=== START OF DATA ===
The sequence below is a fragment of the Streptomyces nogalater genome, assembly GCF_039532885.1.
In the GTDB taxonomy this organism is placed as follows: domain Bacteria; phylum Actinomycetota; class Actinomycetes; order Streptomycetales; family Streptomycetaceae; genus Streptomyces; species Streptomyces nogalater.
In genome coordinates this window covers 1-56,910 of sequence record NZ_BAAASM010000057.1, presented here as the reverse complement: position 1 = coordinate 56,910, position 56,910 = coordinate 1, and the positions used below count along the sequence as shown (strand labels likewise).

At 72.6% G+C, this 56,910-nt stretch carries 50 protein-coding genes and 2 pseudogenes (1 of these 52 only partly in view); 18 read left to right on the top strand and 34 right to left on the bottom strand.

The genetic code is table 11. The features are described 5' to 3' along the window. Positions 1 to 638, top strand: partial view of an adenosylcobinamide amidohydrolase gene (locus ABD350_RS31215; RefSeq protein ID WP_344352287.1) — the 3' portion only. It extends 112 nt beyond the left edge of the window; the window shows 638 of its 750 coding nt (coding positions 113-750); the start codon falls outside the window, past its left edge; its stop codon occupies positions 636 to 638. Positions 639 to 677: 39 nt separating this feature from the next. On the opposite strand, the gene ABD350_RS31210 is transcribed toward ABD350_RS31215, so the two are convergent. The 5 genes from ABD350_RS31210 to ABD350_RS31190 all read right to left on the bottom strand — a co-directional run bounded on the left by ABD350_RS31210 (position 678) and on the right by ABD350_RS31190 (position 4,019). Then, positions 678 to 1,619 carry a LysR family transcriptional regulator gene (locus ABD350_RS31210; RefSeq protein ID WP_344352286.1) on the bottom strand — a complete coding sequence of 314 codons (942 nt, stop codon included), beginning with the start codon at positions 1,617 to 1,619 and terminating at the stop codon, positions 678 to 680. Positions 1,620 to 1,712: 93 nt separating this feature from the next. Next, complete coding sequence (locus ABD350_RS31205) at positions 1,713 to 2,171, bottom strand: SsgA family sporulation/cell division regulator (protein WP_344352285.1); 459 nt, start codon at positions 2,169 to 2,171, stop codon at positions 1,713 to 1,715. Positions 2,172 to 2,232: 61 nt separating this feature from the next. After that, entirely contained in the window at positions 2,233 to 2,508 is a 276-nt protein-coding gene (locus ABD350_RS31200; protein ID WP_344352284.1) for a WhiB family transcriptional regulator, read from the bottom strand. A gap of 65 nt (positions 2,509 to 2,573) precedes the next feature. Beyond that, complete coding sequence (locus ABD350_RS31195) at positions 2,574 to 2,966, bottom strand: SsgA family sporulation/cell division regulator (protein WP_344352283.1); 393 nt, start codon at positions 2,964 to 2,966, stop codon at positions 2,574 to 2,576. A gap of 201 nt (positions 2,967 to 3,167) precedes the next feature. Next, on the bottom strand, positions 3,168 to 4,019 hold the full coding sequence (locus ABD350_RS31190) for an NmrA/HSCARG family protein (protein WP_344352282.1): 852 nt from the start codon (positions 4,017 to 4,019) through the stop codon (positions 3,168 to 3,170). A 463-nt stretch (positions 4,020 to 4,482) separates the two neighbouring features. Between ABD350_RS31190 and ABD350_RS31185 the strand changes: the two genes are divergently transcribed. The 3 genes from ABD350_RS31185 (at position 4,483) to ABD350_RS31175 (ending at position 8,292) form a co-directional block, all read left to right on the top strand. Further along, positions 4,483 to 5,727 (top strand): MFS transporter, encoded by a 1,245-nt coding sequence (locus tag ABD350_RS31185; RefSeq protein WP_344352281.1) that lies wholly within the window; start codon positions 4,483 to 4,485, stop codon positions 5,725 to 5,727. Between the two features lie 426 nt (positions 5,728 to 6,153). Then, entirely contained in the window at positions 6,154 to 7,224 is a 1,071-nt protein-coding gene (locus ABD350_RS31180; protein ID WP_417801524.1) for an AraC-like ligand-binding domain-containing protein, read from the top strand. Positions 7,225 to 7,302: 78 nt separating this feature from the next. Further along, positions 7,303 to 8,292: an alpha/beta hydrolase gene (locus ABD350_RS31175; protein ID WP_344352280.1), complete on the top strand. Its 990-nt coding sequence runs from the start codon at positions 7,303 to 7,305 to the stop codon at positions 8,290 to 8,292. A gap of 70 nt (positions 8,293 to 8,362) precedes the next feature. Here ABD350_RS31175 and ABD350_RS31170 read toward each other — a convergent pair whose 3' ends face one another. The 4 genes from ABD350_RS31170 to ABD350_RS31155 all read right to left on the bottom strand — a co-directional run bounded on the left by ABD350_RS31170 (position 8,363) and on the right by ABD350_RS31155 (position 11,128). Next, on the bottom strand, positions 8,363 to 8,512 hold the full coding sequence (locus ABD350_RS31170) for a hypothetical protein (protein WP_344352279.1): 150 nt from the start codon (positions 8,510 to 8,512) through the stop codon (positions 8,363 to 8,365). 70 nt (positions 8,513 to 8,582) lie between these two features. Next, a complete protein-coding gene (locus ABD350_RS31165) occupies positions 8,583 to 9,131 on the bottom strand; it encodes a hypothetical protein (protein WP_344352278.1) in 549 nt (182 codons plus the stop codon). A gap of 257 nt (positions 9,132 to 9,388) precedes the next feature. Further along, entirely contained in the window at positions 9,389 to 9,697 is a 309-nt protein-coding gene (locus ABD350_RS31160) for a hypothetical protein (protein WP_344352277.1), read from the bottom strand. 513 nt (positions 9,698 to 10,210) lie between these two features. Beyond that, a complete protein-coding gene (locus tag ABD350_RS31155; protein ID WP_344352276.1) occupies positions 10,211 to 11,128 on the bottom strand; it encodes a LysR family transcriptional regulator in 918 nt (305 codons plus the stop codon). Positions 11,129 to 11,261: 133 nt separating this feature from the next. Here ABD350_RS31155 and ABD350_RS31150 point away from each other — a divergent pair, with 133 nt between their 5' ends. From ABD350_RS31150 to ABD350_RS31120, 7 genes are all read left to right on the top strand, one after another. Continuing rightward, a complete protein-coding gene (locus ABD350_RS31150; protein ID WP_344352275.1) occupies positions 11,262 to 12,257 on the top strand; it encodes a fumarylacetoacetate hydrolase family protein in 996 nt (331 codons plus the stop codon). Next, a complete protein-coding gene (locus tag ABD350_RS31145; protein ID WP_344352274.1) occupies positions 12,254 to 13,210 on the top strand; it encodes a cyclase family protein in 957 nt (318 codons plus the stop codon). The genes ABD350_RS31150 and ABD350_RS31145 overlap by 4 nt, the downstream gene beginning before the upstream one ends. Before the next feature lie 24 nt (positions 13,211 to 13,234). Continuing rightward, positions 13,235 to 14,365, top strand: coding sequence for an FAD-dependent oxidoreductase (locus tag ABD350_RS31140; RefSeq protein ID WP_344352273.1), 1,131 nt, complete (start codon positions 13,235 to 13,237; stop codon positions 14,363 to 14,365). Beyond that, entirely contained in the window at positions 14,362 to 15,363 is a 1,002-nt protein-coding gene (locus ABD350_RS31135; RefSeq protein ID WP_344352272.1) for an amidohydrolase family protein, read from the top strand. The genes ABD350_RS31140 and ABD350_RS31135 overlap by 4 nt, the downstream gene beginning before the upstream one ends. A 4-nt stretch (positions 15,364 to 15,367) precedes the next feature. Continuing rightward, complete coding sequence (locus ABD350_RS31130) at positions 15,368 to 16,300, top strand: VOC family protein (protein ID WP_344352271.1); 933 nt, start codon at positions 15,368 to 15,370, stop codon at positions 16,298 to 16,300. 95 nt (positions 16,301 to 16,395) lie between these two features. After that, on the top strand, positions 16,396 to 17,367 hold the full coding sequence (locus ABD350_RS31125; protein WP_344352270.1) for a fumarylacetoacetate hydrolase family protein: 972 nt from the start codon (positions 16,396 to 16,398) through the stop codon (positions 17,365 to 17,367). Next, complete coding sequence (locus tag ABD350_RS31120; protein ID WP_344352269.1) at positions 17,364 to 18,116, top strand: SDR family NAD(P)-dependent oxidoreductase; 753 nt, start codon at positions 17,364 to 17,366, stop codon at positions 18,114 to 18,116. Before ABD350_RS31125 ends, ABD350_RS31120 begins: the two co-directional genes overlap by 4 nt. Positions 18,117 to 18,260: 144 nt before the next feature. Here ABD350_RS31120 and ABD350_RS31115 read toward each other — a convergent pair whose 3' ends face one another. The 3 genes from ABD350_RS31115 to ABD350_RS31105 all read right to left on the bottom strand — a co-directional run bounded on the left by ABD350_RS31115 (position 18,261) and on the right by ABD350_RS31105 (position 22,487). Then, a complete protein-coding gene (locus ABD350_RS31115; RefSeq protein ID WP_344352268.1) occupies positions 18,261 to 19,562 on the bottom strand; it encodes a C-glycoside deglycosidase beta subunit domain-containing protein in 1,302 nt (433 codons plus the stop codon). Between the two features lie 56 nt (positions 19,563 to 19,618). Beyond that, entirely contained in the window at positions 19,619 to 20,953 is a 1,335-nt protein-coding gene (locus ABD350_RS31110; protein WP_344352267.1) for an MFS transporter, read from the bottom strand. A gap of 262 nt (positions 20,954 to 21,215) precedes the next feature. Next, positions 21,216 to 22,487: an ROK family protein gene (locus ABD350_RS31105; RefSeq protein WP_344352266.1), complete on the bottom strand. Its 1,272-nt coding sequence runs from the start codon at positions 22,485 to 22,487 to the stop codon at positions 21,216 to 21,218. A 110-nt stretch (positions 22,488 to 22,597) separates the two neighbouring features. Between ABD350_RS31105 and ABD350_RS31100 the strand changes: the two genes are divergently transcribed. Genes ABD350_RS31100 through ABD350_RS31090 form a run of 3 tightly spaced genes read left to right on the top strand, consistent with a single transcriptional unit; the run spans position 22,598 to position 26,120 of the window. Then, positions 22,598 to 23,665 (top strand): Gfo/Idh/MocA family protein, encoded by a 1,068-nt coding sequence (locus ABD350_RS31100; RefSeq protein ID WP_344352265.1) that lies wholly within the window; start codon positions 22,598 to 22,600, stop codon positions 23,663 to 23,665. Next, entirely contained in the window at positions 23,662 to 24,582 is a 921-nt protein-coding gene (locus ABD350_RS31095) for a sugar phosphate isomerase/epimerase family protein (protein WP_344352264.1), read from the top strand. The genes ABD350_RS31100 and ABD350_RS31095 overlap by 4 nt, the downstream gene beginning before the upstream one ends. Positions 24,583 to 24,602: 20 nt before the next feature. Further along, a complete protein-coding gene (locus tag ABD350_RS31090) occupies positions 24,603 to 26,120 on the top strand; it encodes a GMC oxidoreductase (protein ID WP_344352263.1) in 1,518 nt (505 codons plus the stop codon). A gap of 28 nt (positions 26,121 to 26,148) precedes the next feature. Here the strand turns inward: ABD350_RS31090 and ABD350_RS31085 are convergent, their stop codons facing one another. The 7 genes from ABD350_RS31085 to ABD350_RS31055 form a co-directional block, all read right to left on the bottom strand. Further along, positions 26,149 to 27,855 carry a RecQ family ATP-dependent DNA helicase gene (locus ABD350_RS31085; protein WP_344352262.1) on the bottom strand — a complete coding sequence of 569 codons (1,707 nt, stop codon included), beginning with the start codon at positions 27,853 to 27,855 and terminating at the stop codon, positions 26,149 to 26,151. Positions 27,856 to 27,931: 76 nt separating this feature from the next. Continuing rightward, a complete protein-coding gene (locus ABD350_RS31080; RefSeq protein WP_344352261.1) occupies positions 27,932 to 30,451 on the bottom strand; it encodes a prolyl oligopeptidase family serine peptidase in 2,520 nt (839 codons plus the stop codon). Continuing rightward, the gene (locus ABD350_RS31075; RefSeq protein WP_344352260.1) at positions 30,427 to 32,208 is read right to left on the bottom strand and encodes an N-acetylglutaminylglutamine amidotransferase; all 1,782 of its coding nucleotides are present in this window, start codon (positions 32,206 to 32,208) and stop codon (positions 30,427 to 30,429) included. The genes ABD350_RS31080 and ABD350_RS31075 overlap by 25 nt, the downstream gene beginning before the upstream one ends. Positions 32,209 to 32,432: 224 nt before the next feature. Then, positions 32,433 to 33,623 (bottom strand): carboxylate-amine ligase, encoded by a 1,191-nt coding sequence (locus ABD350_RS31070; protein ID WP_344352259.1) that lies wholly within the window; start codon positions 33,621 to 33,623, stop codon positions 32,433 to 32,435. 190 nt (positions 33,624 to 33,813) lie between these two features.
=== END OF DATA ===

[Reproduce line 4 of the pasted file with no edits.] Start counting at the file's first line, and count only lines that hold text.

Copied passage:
At 72.6% G+C, this 56,910-nt stretch carries 50 protein-coding genes and 2 pseudogenes (1 of these 52 only partly in view); 18 read left to right on the top strand and 34 right to left on the bottom strand.